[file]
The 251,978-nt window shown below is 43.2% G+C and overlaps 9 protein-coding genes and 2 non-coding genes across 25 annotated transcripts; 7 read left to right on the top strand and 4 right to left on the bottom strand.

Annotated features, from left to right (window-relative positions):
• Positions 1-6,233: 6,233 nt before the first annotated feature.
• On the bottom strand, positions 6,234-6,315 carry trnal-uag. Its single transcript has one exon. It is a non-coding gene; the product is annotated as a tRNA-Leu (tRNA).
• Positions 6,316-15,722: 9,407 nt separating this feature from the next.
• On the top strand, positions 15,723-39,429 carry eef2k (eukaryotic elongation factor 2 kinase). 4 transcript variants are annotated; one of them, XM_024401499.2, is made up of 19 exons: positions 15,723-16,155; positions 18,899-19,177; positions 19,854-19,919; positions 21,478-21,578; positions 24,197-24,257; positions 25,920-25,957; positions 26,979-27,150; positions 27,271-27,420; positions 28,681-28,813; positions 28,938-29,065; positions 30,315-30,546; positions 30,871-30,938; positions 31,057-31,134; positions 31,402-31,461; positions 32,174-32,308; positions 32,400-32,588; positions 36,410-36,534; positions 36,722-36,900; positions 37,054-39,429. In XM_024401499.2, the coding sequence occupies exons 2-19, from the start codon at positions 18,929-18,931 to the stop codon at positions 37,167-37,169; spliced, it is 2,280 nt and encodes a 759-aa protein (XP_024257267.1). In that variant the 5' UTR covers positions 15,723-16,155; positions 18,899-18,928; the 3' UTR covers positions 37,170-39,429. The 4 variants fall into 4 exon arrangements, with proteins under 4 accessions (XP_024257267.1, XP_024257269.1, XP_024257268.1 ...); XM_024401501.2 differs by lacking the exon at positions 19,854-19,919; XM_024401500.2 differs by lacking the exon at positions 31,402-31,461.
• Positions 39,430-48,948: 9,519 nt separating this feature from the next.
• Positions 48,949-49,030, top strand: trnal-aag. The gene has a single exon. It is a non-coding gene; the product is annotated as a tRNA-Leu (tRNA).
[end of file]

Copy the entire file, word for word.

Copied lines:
The 251,978-nt window shown below is 43.2% G+C and overlaps 9 protein-coding genes and 2 non-coding genes across 25 annotated transcripts; 7 read left to right on the top strand and 4 right to left on the bottom strand.

Annotated features, from left to right (window-relative positions):
• Positions 1-6,233: 6,233 nt before the first annotated feature.
• On the bottom strand, positions 6,234-6,315 carry trnal-uag. Its single transcript has one exon. It is a non-coding gene; the product is annotated as a tRNA-Leu (tRNA).
• Positions 6,316-15,722: 9,407 nt separating this feature from the next.
• On the top strand, positions 15,723-39,429 carry eef2k (eukaryotic elongation factor 2 kinase). 4 transcript variants are annotated; one of them, XM_024401499.2, is made up of 19 exons: positions 15,723-16,155; positions 18,899-19,177; positions 19,854-19,919; positions 21,478-21,578; positions 24,197-24,257; positions 25,920-25,957; positions 26,979-27,150; positions 27,271-27,420; positions 28,681-28,813; positions 28,938-29,065; positions 30,315-30,546; positions 30,871-30,938; positions 31,057-31,134; positions 31,402-31,461; positions 32,174-32,308; positions 32,400-32,588; positions 36,410-36,534; positions 36,722-36,900; positions 37,054-39,429. In XM_024401499.2, the coding sequence occupies exons 2-19, from the start codon at positions 18,929-18,931 to the stop codon at positions 37,167-37,169; spliced, it is 2,280 nt and encodes a 759-aa protein (XP_024257267.1). In that variant the 5' UTR covers positions 15,723-16,155; positions 18,899-18,928; the 3' UTR covers positions 37,170-39,429. The 4 variants fall into 4 exon arrangements, with proteins under 4 accessions (XP_024257267.1, XP_024257269.1, XP_024257268.1 ...); XM_024401501.2 differs by lacking the exon at positions 19,854-19,919; XM_024401500.2 differs by lacking the exon at positions 31,402-31,461.
• Positions 39,430-48,948: 9,519 nt separating this feature from the next.
• Positions 48,949-49,030, top strand: trnal-aag. The gene has a single exon. It is a non-coding gene; the product is annotated as a tRNA-Leu (tRNA).